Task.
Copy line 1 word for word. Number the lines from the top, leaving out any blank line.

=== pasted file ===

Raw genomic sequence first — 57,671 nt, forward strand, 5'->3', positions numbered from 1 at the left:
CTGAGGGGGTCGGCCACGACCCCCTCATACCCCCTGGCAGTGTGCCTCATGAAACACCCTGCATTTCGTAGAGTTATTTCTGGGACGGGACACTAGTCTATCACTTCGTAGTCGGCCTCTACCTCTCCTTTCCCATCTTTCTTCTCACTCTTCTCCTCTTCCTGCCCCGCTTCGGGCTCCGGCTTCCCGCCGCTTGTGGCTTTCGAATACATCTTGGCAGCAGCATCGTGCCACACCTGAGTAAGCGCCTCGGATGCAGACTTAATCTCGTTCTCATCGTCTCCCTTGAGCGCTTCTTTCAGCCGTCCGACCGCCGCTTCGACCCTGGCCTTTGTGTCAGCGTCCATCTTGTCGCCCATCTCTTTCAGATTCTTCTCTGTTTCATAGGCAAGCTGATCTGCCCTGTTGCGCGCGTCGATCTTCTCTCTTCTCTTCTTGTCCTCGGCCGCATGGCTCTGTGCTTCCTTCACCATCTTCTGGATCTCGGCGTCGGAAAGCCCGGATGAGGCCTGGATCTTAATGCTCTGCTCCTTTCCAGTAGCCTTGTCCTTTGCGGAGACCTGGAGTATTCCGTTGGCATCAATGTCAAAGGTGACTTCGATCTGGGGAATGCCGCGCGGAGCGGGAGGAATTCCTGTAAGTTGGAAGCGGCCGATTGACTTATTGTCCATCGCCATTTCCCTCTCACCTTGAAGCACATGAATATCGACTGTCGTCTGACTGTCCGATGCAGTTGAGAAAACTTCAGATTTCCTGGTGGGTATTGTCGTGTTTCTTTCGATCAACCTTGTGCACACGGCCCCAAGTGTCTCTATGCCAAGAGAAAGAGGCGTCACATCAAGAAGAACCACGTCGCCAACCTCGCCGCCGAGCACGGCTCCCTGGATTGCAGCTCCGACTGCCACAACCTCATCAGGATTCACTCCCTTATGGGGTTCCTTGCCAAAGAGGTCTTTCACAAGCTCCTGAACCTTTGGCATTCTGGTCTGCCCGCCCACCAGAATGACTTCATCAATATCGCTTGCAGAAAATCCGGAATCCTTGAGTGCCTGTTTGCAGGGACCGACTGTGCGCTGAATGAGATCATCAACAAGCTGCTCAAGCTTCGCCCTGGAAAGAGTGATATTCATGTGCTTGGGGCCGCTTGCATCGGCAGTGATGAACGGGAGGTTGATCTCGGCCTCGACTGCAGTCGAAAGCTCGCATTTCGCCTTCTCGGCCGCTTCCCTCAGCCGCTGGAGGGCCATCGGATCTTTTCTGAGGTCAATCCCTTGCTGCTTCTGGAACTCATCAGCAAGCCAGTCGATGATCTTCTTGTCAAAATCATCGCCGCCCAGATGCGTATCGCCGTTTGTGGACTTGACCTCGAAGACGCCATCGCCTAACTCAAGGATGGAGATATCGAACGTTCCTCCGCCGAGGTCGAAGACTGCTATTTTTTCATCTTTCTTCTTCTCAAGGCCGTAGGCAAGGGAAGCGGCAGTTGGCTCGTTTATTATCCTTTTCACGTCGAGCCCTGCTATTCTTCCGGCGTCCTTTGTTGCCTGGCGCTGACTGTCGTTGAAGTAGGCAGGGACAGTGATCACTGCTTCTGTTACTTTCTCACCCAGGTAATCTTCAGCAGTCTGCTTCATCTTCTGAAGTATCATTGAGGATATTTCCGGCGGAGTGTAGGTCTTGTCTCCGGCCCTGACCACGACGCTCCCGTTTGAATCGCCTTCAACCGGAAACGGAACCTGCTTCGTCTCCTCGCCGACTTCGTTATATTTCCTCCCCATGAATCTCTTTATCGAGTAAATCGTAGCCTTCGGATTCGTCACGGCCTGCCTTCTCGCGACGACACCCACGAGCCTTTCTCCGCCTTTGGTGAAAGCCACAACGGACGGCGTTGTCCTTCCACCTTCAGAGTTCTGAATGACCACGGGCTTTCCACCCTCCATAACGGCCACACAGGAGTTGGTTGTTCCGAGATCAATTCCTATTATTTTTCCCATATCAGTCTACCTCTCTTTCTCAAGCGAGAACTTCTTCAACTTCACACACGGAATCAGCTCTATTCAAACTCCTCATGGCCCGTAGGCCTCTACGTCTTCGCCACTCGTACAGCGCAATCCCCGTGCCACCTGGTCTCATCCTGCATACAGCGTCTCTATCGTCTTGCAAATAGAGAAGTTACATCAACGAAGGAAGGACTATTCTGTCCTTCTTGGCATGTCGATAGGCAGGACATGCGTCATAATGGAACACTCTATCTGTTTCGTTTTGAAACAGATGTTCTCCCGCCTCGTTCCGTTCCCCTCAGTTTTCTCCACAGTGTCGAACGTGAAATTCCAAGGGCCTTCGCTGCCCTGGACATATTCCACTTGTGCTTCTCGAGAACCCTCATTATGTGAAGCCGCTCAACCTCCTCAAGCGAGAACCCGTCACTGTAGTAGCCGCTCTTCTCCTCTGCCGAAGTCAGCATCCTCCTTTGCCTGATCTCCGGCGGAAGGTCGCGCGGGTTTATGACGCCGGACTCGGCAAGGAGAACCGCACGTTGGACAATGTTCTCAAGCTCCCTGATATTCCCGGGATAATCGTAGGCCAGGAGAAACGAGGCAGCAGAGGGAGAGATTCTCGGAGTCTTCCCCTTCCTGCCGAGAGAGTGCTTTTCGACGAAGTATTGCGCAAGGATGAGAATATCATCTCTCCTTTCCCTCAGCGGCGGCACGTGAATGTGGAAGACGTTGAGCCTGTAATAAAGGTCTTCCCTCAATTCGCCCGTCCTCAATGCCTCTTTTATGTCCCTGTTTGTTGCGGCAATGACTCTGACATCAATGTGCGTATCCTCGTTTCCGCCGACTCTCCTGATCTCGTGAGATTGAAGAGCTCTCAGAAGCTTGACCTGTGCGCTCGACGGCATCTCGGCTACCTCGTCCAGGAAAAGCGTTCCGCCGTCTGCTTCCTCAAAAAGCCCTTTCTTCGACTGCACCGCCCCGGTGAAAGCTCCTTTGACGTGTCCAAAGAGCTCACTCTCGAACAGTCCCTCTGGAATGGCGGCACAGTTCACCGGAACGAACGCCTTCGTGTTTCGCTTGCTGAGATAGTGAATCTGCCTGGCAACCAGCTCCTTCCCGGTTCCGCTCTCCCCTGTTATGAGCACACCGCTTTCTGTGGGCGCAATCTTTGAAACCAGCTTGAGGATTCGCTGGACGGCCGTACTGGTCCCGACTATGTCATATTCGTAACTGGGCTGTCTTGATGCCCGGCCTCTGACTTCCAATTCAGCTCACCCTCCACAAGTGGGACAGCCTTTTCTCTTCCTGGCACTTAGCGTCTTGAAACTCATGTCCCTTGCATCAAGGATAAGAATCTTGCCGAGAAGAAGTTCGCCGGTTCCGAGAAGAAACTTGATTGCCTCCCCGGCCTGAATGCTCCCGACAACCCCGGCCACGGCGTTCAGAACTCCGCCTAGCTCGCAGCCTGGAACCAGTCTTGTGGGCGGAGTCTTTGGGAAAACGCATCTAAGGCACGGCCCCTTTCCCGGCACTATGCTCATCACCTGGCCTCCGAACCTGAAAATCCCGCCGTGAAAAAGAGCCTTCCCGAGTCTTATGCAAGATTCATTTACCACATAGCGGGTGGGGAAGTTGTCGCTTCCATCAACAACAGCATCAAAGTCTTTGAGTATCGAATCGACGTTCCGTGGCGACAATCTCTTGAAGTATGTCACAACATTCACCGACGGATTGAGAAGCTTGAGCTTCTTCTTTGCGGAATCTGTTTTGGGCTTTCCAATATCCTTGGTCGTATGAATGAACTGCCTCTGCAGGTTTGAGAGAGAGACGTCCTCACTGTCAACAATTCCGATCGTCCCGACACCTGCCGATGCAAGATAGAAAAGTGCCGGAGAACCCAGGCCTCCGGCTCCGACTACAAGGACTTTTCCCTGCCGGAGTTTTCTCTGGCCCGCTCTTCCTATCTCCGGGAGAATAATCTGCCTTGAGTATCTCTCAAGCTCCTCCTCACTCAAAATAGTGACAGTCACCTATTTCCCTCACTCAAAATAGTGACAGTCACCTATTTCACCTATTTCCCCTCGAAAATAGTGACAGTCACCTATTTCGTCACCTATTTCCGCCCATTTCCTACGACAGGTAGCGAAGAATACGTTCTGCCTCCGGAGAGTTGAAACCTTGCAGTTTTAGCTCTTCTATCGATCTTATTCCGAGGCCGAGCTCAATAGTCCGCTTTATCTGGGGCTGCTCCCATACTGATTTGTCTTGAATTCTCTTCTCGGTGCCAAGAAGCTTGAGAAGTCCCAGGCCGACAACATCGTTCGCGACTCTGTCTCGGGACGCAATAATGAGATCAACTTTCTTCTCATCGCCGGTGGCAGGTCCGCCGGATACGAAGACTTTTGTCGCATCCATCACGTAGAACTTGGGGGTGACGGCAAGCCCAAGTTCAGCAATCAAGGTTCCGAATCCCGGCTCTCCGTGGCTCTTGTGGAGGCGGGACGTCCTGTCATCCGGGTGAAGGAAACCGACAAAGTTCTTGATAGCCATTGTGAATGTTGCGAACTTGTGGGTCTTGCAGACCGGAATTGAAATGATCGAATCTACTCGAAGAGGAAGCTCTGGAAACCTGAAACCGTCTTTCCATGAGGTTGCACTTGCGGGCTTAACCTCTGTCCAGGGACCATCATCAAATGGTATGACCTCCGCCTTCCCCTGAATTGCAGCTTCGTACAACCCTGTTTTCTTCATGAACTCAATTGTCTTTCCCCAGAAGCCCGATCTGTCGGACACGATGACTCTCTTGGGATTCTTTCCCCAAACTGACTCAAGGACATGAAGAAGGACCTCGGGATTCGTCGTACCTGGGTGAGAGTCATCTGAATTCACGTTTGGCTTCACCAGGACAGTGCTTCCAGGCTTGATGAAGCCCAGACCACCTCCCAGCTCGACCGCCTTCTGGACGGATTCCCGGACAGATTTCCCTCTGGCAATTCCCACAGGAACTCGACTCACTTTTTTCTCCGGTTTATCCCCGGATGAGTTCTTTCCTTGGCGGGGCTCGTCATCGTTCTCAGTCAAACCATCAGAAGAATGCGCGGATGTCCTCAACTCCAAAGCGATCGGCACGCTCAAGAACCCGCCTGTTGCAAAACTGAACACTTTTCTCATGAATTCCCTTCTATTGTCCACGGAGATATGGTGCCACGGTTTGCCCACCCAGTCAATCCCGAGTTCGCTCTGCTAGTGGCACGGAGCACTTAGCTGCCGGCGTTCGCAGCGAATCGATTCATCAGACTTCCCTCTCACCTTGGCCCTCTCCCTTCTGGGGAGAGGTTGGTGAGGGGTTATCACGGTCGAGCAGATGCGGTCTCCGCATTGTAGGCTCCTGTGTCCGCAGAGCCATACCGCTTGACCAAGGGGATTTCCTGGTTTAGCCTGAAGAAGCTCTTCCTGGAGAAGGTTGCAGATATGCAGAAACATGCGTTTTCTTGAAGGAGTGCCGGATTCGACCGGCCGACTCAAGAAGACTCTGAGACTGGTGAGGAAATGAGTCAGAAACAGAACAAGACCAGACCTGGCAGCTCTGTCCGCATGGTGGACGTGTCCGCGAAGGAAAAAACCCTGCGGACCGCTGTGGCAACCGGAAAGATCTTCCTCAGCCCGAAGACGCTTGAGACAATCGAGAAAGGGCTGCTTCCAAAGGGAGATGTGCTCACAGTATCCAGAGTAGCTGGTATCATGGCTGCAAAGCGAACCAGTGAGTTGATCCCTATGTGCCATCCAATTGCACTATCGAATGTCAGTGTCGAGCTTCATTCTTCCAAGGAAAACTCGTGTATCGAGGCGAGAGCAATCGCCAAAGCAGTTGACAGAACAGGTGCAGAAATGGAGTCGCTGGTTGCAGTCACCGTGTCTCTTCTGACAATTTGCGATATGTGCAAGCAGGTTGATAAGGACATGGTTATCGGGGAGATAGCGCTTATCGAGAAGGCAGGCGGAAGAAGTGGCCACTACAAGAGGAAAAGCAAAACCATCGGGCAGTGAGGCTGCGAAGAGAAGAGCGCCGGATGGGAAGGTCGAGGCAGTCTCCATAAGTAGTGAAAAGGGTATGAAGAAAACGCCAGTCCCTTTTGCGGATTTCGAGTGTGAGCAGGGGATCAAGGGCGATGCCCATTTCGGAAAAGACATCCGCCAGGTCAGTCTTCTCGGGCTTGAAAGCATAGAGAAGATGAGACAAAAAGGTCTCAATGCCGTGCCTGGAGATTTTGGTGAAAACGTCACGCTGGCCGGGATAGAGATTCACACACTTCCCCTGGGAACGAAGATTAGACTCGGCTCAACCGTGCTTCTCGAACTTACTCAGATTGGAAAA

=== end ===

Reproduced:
Raw genomic sequence first — 57,671 nt, forward strand, 5'->3', positions numbered from 1 at the left: